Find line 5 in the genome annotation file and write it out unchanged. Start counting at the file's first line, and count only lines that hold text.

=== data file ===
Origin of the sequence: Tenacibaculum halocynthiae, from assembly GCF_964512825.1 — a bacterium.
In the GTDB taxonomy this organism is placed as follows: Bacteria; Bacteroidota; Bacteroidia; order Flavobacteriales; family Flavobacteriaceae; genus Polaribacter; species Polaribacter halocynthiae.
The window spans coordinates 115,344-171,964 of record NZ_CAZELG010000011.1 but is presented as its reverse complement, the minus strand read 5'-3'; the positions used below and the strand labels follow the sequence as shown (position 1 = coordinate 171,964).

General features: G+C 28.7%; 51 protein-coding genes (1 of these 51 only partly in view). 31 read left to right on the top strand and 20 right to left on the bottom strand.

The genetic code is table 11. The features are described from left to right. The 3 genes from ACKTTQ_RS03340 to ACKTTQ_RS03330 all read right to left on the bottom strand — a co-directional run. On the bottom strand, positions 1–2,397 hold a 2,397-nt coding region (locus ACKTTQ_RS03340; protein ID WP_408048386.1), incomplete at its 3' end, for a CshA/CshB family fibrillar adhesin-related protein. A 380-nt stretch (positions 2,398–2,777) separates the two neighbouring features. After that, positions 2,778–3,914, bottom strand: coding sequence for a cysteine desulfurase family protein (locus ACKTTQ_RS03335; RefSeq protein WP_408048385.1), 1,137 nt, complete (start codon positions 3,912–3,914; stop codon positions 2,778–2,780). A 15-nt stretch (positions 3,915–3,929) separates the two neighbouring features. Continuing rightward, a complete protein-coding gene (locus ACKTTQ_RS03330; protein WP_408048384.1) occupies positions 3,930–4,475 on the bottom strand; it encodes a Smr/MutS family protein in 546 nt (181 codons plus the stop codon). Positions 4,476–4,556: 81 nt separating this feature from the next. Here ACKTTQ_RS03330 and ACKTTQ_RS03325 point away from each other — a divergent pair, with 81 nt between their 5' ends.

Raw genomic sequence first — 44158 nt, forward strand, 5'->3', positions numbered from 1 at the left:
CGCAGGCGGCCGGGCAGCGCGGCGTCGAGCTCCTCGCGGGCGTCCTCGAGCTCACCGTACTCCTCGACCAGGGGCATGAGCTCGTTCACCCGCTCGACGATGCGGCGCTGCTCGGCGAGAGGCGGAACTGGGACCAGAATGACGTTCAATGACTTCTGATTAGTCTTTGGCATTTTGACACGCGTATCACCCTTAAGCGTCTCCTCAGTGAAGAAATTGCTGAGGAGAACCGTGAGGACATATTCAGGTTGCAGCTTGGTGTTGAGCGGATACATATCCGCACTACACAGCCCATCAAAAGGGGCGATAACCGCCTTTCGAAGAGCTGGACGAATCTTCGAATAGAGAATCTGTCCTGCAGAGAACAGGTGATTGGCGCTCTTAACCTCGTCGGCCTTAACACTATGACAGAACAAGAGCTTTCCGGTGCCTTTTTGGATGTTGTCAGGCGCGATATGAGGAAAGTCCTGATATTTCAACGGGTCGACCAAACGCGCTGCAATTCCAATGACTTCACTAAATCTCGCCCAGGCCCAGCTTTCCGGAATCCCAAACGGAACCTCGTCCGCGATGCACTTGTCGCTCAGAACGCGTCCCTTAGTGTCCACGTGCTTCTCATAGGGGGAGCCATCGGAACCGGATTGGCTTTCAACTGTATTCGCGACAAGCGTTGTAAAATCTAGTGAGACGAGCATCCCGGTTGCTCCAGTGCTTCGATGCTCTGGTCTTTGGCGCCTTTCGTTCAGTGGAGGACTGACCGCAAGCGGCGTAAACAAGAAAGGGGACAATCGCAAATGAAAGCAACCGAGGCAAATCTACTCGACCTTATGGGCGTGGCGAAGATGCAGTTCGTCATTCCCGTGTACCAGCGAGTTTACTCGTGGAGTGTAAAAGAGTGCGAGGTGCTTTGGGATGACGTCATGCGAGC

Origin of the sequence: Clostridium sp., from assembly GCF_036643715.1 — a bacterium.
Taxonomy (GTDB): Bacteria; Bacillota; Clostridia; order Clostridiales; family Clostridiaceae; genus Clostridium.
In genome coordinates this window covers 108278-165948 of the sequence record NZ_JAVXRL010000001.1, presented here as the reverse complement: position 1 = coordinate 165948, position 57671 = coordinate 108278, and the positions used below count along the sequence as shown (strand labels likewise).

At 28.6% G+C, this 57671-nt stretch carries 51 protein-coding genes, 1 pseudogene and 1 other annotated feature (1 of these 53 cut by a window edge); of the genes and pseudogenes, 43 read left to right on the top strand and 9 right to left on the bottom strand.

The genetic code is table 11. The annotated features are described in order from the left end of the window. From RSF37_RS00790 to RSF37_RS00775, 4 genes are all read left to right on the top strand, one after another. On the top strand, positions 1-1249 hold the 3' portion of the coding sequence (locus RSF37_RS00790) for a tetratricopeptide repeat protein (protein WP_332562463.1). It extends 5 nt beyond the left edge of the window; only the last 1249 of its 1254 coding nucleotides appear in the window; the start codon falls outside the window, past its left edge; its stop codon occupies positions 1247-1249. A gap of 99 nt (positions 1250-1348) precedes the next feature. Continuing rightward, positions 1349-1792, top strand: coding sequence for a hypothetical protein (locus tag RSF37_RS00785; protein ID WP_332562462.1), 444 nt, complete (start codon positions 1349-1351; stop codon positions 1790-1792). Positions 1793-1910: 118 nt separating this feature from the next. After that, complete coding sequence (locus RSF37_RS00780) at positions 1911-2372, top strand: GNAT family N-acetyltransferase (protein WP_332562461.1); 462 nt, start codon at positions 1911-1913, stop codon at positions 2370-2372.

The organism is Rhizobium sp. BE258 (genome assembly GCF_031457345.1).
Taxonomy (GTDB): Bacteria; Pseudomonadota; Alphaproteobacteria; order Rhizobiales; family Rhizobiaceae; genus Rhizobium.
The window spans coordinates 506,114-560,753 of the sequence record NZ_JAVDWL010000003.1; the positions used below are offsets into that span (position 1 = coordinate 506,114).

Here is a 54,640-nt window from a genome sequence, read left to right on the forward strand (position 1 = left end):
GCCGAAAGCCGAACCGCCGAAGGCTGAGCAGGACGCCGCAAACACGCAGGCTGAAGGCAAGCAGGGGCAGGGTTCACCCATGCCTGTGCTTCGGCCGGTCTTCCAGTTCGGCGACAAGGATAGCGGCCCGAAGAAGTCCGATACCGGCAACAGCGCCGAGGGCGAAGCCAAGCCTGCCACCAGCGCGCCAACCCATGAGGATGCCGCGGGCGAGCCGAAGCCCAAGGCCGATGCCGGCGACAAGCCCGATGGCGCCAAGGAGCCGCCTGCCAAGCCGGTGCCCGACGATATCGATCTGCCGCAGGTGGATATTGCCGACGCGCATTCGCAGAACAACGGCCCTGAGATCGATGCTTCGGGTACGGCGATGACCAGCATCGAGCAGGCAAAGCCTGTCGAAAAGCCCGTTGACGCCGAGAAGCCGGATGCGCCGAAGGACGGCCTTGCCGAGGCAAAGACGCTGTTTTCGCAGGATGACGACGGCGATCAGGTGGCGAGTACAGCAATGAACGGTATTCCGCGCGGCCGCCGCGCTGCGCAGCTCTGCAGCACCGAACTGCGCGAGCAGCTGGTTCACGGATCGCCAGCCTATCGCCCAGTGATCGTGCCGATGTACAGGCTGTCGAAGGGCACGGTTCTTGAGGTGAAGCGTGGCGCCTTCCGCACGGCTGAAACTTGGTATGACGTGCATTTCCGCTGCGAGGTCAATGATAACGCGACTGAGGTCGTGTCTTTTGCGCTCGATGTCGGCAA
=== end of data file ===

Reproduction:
The genetic code is table 11. The features are described from left to right. The 3 genes from ACKTTQ_RS03340 to ACKTTQ_RS03330 all read right to left on the bottom strand — a co-directional run. On the bottom strand, positions 1–2,397 hold a 2,397-nt coding region (locus ACKTTQ_RS03340; protein ID WP_408048386.1), incomplete at its 3' end, for a CshA/CshB family fibrillar adhesin-related protein. A 380-nt stretch (positions 2,398–2,777) separates the two neighbouring features. After that, positions 2,778–3,914, bottom strand: coding sequence for a cysteine desulfurase family protein (locus ACKTTQ_RS03335; RefSeq protein WP_408048385.1), 1,137 nt, complete (start codon positions 3,912–3,914; stop codon positions 2,778–2,780). A 15-nt stretch (positions 3,915–3,929) separates the two neighbouring features. Continuing rightward, a complete protein-coding gene (locus ACKTTQ_RS03330; protein WP_408048384.1) occupies positions 3,930–4,475 on the bottom strand; it encodes a Smr/MutS family protein in 546 nt (181 codons plus the stop codon). Positions 4,476–4,556: 81 nt separating this feature from the next. Here ACKTTQ_RS03330 and ACKTTQ_RS03325 point away from each other — a divergent pair, with 81 nt between their 5' ends.